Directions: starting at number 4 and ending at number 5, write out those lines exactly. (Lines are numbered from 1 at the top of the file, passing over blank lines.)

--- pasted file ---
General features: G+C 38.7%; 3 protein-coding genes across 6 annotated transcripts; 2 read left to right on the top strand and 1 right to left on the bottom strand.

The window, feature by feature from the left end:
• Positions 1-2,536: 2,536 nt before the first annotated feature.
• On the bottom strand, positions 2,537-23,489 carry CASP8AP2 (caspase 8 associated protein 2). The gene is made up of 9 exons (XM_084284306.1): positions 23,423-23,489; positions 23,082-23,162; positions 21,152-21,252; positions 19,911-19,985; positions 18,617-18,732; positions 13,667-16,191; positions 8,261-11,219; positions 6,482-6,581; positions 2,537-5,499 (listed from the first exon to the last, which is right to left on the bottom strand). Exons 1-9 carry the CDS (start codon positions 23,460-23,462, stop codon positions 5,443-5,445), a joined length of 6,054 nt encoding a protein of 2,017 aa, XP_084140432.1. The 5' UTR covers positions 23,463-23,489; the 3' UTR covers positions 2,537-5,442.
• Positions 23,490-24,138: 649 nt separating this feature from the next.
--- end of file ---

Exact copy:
• On the bottom strand, positions 2,537-23,489 carry CASP8AP2 (caspase 8 associated protein 2). The gene is made up of 9 exons (XM_084284306.1): positions 23,423-23,489; positions 23,082-23,162; positions 21,152-21,252; positions 19,911-19,985; positions 18,617-18,732; positions 13,667-16,191; positions 8,261-11,219; positions 6,482-6,581; positions 2,537-5,499 (listed from the first exon to the last, which is right to left on the bottom strand). Exons 1-9 carry the CDS (start codon positions 23,460-23,462, stop codon positions 5,443-5,445), a joined length of 6,054 nt encoding a protein of 2,017 aa, XP_084140432.1. The 5' UTR covers positions 23,463-23,489; the 3' UTR covers positions 2,537-5,442.
• Positions 23,490-24,138: 649 nt separating this feature from the next.